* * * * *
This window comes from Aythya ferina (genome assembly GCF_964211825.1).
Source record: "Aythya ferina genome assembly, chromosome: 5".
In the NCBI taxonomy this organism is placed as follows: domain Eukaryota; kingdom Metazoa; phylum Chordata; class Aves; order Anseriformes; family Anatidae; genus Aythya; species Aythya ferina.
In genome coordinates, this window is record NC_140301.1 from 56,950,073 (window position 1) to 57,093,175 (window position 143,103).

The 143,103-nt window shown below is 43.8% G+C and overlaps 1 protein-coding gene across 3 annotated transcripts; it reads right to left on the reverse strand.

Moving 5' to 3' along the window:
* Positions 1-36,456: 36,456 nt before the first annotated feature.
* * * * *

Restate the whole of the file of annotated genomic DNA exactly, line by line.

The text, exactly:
This window comes from Aythya ferina (genome assembly GCF_964211825.1).
Source record: "Aythya ferina genome assembly, chromosome: 5".
In the NCBI taxonomy this organism is placed as follows: domain Eukaryota; kingdom Metazoa; phylum Chordata; class Aves; order Anseriformes; family Anatidae; genus Aythya; species Aythya ferina.
In genome coordinates, this window is record NC_140301.1 from 56,950,073 (window position 1) to 57,093,175 (window position 143,103).

The 143,103-nt window shown below is 43.8% G+C and overlaps 1 protein-coding gene across 3 annotated transcripts; it reads right to left on the reverse strand.

Moving 5' to 3' along the window:
* Positions 1-36,456: 36,456 nt before the first annotated feature.